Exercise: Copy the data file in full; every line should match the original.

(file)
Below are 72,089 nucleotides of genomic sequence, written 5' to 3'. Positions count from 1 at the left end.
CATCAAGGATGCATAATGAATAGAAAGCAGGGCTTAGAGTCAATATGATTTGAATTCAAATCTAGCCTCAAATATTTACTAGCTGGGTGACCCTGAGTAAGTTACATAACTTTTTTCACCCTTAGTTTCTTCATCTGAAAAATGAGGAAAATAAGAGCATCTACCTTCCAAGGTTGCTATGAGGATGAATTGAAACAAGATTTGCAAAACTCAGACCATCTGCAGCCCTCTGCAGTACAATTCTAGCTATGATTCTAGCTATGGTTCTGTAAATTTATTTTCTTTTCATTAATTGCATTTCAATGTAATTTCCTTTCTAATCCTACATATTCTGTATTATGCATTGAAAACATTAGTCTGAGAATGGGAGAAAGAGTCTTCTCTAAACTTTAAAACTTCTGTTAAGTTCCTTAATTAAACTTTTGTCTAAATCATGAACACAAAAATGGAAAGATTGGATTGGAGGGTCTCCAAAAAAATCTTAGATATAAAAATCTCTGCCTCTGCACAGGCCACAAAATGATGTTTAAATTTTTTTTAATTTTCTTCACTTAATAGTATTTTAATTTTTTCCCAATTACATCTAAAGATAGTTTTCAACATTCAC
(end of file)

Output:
Below are 72,089 nucleotides of genomic sequence, written 5' to 3'. Positions count from 1 at the left end.
CATCAAGGATGCATAATGAATAGAAAGCAGGGCTTAGAGTCAATATGATTTGAATTCAAATCTAGCCTCAAATATTTACTAGCTGGGTGACCCTGAGTAAGTTACATAACTTTTTTCACCCTTAGTTTCTTCATCTGAAAAATGAGGAAAATAAGAGCATCTACCTTCCAAGGTTGCTATGAGGATGAATTGAAACAAGATTTGCAAAACTCAGACCATCTGCAGCCCTCTGCAGTACAATTCTAGCTATGATTCTAGCTATGGTTCTGTAAATTTATTTTCTTTTCATTAATTGCATTTCAATGTAATTTCCTTTCTAATCCTACATATTCTGTATTATGCATTGAAAACATTAGTCTGAGAATGGGAGAAAGAGTCTTCTCTAAACTTTAAAACTTCTGTTAAGTTCCTTAATTAAACTTTTGTCTAAATCATGAACACAAAAATGGAAAGATTGGATTGGAGGGTCTCCAAAAAAATCTTAGATATAAAAATCTCTGCCTCTGCACAGGCCACAAAATGATGTTTAAATTTTTTTTAATTTTCTTCACTTAATAGTATTTTAATTTTTTCCCAATTACATCTAAAGATAGTTTTCAACATTCAC